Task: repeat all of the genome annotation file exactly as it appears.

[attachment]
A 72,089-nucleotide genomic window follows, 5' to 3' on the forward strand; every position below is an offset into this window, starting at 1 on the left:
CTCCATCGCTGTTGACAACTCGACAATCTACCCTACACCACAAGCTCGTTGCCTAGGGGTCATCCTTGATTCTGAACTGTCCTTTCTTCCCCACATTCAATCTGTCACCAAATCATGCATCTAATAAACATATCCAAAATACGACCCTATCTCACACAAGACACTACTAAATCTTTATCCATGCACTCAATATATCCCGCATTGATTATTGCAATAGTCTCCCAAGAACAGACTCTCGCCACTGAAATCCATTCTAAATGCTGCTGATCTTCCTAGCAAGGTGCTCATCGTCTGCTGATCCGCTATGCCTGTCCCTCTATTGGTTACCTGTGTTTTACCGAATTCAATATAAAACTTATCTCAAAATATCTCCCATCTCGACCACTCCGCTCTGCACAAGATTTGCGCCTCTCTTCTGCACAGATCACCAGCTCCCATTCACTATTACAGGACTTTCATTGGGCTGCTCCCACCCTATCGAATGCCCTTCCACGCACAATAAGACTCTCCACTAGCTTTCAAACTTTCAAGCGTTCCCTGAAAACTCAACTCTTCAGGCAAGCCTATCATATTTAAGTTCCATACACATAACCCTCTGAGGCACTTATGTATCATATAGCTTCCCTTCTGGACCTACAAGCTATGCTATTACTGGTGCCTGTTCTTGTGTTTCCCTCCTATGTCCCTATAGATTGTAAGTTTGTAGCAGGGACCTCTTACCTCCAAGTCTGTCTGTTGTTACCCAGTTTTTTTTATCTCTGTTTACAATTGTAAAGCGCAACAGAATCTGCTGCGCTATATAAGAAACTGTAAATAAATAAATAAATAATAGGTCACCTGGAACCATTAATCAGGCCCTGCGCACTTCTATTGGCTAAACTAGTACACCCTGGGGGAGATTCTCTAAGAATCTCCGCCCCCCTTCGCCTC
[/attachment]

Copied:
A 72,089-nucleotide genomic window follows, 5' to 3' on the forward strand; every position below is an offset into this window, starting at 1 on the left:
CTCCATCGCTGTTGACAACTCGACAATCTACCCTACACCACAAGCTCGTTGCCTAGGGGTCATCCTTGATTCTGAACTGTCCTTTCTTCCCCACATTCAATCTGTCACCAAATCATGCATCTAATAAACATATCCAAAATACGACCCTATCTCACACAAGACACTACTAAATCTTTATCCATGCACTCAATATATCCCGCATTGATTATTGCAATAGTCTCCCAAGAACAGACTCTCGCCACTGAAATCCATTCTAAATGCTGCTGATCTTCCTAGCAAGGTGCTCATCGTCTGCTGATCCGCTATGCCTGTCCCTCTATTGGTTACCTGTGTTTTACCGAATTCAATATAAAACTTATCTCAAAATATCTCCCATCTCGACCACTCCGCTCTGCACAAGATTTGCGCCTCTCTTCTGCACAGATCACCAGCTCCCATTCACTATTACAGGACTTTCATTGGGCTGCTCCCACCCTATCGAATGCCCTTCCACGCACAATAAGACTCTCCACTAGCTTTCAAACTTTCAAGCGTTCCCTGAAAACTCAACTCTTCAGGCAAGCCTATCATATTTAAGTTCCATACACATAACCCTCTGAGGCACTTATGTATCATATAGCTTCCCTTCTGGACCTACAAGCTATGCTATTACTGGTGCCTGTTCTTGTGTTTCCCTCCTATGTCCCTATAGATTGTAAGTTTGTAGCAGGGACCTCTTACCTCCAAGTCTGTCTGTTGTTACCCAGTTTTTTTTATCTCTGTTTACAATTGTAAAGCGCAACAGAATCTGCTGCGCTATATAAGAAACTGTAAATAAATAAATAAATAATAGGTCACCTGGAACCATTAATCAGGCCCTGCGCACTTCTATTGGCTAAACTAGTACACCCTGGGGGAGATTCTCTAAGAATCTCCGCCCCCCTTCGCCTC